Poor Ms. Beauford let out the type of shriek that could only emanate from the gut of a lady whose purse had just been compromised. She wailed to the heavens at her stupidity in letting such valuable items fall out of her purse somewhere in transit, and to the president of the Junior Parish Council for the Holy Church of the Incarnation, who happened to be passing by on the sidewalk at the time, it appeared as if she would faint.
Although he was late for his volunteer work at the local homeless shelter, where he mopped the floors after weekday lunches, the young parishioner rushed up the steps to assist. “Ma’am, are you okay? Can I help you with anything?” Rose looked up from her purse and gave the young man a full once-over — noting the scuffs on his brown leather shoes and the nibble marks on his fingernails. She could tell instantly that he was a fraud, as nail-biting was a sign of insecurity, which was a further sign of weakness and suppressed rage. He was the type of self-loathing youngster capable of snatching her remaining possessions and scampering away, leaving her stranded. Later in his life, he would no doubt segue into violent crime — eventually dying cold and alone in Rikers.
“You get away from me now, or I’ll call the police, you hear? You disgusting creep!” The poor boy sprinted down the street toward the homeless shelter, with Ms. Beauford shaking her finger at him all the way. “These kids,” she muttered to herself. “We need more policemen around here.”
Neither Felix — also known as Victor Joseph Braden, Victor Alan Medina and “Vic the Rat” — nor Rose’s belongings were ever located. Tommy O’Sullivan made it to the shelter just in time to begin mopping the restroom, where he found a man in the throws of a diabetic seizure, and called 911, ultimately saving the man’s life.
On another occasion, Rose bore witness to an armed carjacking on Flatbush after leaving her podiatrist’s office. She was able to catch a glimpse of the suspect’s face from her vantage point approximately one-third of the way down the block, and was called into the precinct along with four other eyewitnesses for a photo lineup. The officers were fairly confident in their ID of the suspect, as he had been linked to six other similar events in the past five months, and the verbal descriptions set forth by the other four witnesses were a direct match. After brief discussions, the officers laid five photographs out on the table. Photographs one, two, and five were of other non-violent offenders who met the general description of the suspect: 5’9”, 165 pounds, and bald with a gray goatee. Photograph three was the suspect, Otis Tereshchenko — a henchman in the local Ukrainian gun-running syndicate. The final photograph, No. 4, was of Lorne McWilliams. Mr. McWilliams was a very minor celebrity around Brooklyn, most known for his tireless work as the long-time director of the largest battered-women’s shelter in New York. When not working to help women escape dangerous relationships and restore their sense of self-worth and independence, Mr. McWilliams also ran a canine rescue operation out of his house.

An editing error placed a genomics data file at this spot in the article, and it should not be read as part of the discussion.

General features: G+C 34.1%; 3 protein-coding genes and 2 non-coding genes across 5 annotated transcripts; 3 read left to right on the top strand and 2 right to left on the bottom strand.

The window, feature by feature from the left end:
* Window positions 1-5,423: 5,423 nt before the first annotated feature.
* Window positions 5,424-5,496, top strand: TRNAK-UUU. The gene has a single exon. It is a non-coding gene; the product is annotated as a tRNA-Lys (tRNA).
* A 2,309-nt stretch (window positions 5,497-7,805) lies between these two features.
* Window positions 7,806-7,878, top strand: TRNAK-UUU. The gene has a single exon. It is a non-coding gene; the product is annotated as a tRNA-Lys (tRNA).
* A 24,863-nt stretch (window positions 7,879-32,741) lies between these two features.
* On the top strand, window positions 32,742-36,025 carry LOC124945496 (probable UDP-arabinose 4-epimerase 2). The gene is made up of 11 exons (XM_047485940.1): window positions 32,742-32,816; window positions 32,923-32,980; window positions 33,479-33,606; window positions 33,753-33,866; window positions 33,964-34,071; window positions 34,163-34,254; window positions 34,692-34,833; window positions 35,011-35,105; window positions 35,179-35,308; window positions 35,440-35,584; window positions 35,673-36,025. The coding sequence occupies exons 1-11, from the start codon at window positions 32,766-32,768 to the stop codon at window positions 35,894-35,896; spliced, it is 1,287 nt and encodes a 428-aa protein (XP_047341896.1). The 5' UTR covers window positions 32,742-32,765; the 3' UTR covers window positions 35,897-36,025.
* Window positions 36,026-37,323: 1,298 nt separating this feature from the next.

Rose was the last of the five witnesses to participate in the lineup. Unbeknownst to her, the previous four had all selected the Tereshchenko photograph, No. 3, without hesitation. Rose entered the room, positioned her eyeglasses and began inspecting each photograph in order. As with her predecessors, Ms. Beauford was able to quickly dismiss most of the suspects, but two remained: three and four.